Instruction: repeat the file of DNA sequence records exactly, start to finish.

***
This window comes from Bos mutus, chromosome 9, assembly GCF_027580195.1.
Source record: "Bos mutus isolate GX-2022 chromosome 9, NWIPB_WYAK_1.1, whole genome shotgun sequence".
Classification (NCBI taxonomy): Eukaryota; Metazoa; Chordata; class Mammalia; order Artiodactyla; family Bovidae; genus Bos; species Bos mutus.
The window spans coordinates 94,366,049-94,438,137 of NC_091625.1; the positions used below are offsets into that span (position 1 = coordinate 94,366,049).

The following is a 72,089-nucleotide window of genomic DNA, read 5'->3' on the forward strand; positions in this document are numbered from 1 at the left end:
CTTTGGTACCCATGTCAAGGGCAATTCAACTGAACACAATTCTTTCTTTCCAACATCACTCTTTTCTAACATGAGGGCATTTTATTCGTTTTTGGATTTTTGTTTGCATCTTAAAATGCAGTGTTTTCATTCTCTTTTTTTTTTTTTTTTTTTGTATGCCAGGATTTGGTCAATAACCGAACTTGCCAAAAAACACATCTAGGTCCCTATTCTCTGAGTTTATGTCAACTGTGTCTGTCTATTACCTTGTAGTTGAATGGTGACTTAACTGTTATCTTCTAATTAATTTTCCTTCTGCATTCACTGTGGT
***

This window comes from Bos mutus, chromosome 9, assembly GCF_027580195.1.
Source record: "Bos mutus isolate GX-2022 chromosome 9, NWIPB_WYAK_1.1, whole genome shotgun sequence".
Classification (NCBI taxonomy): Eukaryota; Metazoa; Chordata; class Mammalia; order Artiodactyla; family Bovidae; genus Bos; species Bos mutus.
The window spans coordinates 94,366,049-94,438,137 of NC_091625.1; the positions used below are offsets into that span (position 1 = coordinate 94,366,049).

The following is a 72,089-nucleotide window of genomic DNA, read 5'->3' on the forward strand; positions in this document are numbered from 1 at the left end:
CTTTGGTACCCATGTCAAGGGCAATTCAACTGAACACAATTCTTTCTTTCCAACATCACTCTTTTCTAACATGAGGGCATTTTATTCGTTTTTGGATTTTTGTTTGCATCTTAAAATGCAGTGTTTTCATTCTCTTTTTTTTTTTTTTTTTTTGTATGCCAGGATTTGGTCAATAACCGAACTTGCCAAAAAACACATCTAGGTCCCTATTCTCTGAGTTTATGTCAACTGTGTCTGTCTATTACCTTGTAGTTGAATGGTGACTTAACTGTTATCTTCTAATTAATTTTCCTTCTGCATTCACTGTGGT